Do negative and positive comments about the housing market expressed in media reports affect housing prices?
Research by a team at Brock University’s Goodman School of Business says they do, but only if information related to housing is not transparent.
Professor of Finance Ernest Biktimirov, Associate Professor of Finance Tatyana Sokolyk and Professor of Information Systems Anteneh Ayanso set out to study the relationship between ‘news media sentiment’ — people’s attitudes and beliefs expressed in news media — and the prices of houses in both Canada and Australia.
With an international news database from Dow Jones, the team gathered more than 21,000 articles related to real estate published in local newspapers of major Canadian and Australian cities from 2004 to 2019.
Using topic modelling, the researchers discovered distinct topics discussed in print news media. In Canada, these were, in order of frequency: construction activity; selling activity; regional economic outlook; national economic outlook; government policy; real estate agents; property size and features; and housing affordability.
The team then used dictionary-based sentiment analysis to classify newspaper articles as being positive or negative using a specialized dictionary.
They compared housing sentiments with housing price indexes in both countries.
“We found an interesting result,” says Biktimirov. “Media sentiment doesn’t have predictive power for housing prices in the Australian market, but it has strong predictive power in the Canadian market.”
That is because the Australian housing market is much more open than the market in Canada, he says.
“If the market is not transparent, sentiment begins to play a big role in the determination of prices,” he says, adding that buyers make their purchasing decisions based on this and other information conveyed in media reports.
Media sentiment related to housing affordability, construction, economic outlook and housing selling activities has significant impacts on house prices, but not in the areas of government policy, property size and features, and real estate agents, according to the research.
Biktimirov says, overall, Australia has stronger laws to protect the interests of home buyers and that Canadian real estate agents have much more power than their Australian counterparts.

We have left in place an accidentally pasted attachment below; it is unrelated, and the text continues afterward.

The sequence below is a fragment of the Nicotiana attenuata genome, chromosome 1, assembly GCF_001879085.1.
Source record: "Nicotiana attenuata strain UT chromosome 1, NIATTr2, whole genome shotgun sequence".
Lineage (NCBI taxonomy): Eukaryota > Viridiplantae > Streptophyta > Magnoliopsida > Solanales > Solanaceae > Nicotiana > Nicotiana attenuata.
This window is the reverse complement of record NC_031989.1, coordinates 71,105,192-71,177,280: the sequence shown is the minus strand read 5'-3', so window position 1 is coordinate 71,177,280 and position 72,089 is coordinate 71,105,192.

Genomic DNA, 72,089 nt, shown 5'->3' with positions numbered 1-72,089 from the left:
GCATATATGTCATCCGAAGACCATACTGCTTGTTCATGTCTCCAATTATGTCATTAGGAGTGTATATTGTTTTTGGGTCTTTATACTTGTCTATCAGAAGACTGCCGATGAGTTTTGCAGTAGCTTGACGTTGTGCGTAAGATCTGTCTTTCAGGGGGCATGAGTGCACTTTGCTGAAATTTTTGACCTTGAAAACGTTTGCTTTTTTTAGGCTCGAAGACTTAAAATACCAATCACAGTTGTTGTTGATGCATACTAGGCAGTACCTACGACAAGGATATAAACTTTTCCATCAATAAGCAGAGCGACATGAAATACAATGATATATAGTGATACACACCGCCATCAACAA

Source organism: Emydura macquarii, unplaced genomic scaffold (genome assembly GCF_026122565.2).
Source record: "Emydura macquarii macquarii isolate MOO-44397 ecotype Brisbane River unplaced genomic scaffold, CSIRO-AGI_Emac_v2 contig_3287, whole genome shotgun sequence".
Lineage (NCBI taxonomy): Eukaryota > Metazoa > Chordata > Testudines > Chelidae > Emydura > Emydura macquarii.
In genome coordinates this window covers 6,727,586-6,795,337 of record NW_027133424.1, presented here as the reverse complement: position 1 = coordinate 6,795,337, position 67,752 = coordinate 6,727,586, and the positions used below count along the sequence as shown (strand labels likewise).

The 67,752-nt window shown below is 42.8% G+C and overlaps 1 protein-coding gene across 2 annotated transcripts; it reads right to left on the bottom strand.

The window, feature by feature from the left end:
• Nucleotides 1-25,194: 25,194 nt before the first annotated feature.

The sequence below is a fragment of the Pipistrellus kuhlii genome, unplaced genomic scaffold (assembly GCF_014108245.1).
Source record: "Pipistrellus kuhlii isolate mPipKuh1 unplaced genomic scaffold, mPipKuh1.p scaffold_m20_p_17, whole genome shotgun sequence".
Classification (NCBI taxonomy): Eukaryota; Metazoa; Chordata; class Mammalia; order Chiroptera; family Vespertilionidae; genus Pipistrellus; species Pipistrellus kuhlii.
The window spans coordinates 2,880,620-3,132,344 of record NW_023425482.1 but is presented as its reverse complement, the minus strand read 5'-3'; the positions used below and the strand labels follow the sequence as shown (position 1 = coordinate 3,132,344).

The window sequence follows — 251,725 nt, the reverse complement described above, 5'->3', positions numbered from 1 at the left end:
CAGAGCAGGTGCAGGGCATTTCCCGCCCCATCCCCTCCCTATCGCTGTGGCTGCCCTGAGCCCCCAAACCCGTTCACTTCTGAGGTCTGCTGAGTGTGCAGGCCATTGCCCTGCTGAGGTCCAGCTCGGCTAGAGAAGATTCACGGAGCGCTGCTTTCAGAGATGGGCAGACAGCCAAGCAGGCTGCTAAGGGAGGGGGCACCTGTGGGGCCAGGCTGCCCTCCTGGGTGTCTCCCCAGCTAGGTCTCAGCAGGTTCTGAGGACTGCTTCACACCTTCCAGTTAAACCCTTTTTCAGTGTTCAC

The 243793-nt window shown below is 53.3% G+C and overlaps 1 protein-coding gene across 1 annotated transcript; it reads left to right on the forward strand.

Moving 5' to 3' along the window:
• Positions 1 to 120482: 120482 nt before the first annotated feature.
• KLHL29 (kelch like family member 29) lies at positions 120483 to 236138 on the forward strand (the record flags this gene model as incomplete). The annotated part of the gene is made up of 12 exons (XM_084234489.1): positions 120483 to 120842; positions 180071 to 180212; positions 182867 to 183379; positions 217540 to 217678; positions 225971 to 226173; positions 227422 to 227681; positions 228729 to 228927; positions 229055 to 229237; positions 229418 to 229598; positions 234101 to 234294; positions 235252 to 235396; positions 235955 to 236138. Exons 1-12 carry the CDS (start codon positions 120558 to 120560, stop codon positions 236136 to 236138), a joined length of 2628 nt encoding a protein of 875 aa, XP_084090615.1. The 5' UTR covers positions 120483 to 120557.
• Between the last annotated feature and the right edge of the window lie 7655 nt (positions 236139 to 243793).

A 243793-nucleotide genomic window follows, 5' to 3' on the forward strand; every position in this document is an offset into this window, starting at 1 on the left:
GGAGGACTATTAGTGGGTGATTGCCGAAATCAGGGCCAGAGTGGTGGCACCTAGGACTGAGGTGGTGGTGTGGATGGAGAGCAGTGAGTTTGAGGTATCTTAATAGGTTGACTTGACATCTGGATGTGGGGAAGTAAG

For instance, in Canada, information about past prices for houses is primarily available to real estate agents only, and agents can represent both buyer and seller, he says.
A Canadian practice particularly detrimental to home buyers is blind bidding, a process in which bids are placed on properties without someone knowing what the other homebuyers are offering. The federal government is currently discussing banning the practice as part of its proposed Home Buyers’ Bill of Rights.
Ayanso says the topic discovery through topic modelling algorithms repeatedly turned up articles from Australia about house auctions.
“We didn’t know that house auctions were a big deal in Australia; I think we just found out in this research,” he says. “We found out auction is a different consideration in Australia than in Canada.”
Auctions enable buyers to know each other’s bids in public, empowering them to make better purchasing choices, says Ayanso.
The team’s research, funded by a grant from the federal government’s Social Sciences and Humanities Research Council of Canada (SSHRC), implies that policy-makers should strive to increase information transparency in the housing market, especially in the areas related to changes in house prices, says Sokolyk.
“From that perspective, following the Australian model for open auctions may be a good thing for the buyers in particular and for the housing market in general,” she says.
Biktimirov notes how the housing market has become the world’s largest asset class, with an estimated value of US$220 trillion globally, almost three times as much as all publicly traded stocks in the world.